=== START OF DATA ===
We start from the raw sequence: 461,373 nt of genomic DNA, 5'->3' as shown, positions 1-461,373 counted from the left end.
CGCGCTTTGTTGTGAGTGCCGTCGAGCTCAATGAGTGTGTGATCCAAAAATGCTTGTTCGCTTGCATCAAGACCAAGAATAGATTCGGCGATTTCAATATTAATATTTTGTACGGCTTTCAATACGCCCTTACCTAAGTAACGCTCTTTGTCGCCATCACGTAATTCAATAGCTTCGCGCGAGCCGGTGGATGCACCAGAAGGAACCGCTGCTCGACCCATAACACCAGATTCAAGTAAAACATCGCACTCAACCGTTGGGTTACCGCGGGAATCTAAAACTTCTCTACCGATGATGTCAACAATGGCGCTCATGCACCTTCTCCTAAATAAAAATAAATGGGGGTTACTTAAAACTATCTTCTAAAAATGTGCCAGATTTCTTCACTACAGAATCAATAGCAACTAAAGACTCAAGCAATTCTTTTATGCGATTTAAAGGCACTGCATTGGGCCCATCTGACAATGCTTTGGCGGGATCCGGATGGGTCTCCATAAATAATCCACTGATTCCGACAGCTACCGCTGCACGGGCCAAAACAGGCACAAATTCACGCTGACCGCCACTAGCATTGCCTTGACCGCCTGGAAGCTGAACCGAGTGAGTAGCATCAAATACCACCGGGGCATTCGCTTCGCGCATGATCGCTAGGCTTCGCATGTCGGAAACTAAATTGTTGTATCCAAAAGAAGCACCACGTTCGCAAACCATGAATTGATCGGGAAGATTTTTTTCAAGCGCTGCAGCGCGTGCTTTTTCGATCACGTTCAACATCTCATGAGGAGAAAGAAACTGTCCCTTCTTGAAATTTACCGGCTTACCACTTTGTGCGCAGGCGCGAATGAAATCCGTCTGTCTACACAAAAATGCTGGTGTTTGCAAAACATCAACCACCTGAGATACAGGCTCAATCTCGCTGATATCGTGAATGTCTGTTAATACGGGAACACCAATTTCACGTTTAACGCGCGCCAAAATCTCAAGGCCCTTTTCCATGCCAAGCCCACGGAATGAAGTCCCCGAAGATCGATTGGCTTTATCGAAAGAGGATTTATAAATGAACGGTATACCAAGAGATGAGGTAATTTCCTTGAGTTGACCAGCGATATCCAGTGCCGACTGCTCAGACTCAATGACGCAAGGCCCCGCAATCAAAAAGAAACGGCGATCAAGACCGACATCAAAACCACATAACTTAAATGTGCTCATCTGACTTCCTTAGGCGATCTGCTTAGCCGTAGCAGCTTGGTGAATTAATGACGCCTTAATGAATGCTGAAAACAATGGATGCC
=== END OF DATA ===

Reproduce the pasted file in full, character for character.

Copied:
We start from the raw sequence: 461,373 nt of genomic DNA, 5'->3' as shown, positions 1-461,373 counted from the left end.
CGCGCTTTGTTGTGAGTGCCGTCGAGCTCAATGAGTGTGTGATCCAAAAATGCTTGTTCGCTTGCATCAAGACCAAGAATAGATTCGGCGATTTCAATATTAATATTTTGTACGGCTTTCAATACGCCCTTACCTAAGTAACGCTCTTTGTCGCCATCACGTAATTCAATAGCTTCGCGCGAGCCGGTGGATGCACCAGAAGGAACCGCTGCTCGACCCATAACACCAGATTCAAGTAAAACATCGCACTCAACCGTTGGGTTACCGCGGGAATCTAAAACTTCTCTACCGATGATGTCAACAATGGCGCTCATGCACCTTCTCCTAAATAAAAATAAATGGGGGTTACTTAAAACTATCTTCTAAAAATGTGCCAGATTTCTTCACTACAGAATCAATAGCAACTAAAGACTCAAGCAATTCTTTTATGCGATTTAAAGGCACTGCATTGGGCCCATCTGACAATGCTTTGGCGGGATCCGGATGGGTCTCCATAAATAATCCACTGATTCCGACAGCTACCGCTGCACGGGCCAAAACAGGCACAAATTCACGCTGACCGCCACTAGCATTGCCTTGACCGCCTGGAAGCTGAACCGAGTGAGTAGCATCAAATACCACCGGGGCATTCGCTTCGCGCATGATCGCTAGGCTTCGCATGTCGGAAACTAAATTGTTGTATCCAAAAGAAGCACCACGTTCGCAAACCATGAATTGATCGGGAAGATTTTTTTCAAGCGCTGCAGCGCGTGCTTTTTCGATCACGTTCAACATCTCATGAGGAGAAAGAAACTGTCCCTTCTTGAAATTTACCGGCTTACCACTTTGTGCGCAGGCGCGAATGAAATCCGTCTGTCTACACAAAAATGCTGGTGTTTGCAAAACATCAACCACCTGAGATACAGGCTCAATCTCGCTGATATCGTGAATGTCTGTTAATACGGGAACACCAATTTCACGTTTAACGCGCGCCAAAATCTCAAGGCCCTTTTCCATGCCAAGCCCACGGAATGAAGTCCCCGAAGATCGATTGGCTTTATCGAAAGAGGATTTATAAATGAACGGTATACCAAGAGATGAGGTAATTTCCTTGAGTTGACCAGCGATATCCAGTGCCGACTGCTCAGACTCAATGACGCAAGGCCCCGCAATCAAAAAGAAACGGCGATCAAGACCGACATCAAAACCACATAACTTAAATGTGCTCATCTGACTTCCTTAGGCGATCTGCTTAGCCGTAGCAGCTTGGTGAATTAATGACGCCTTAATGAATGCTGAAAACAATGGATGCC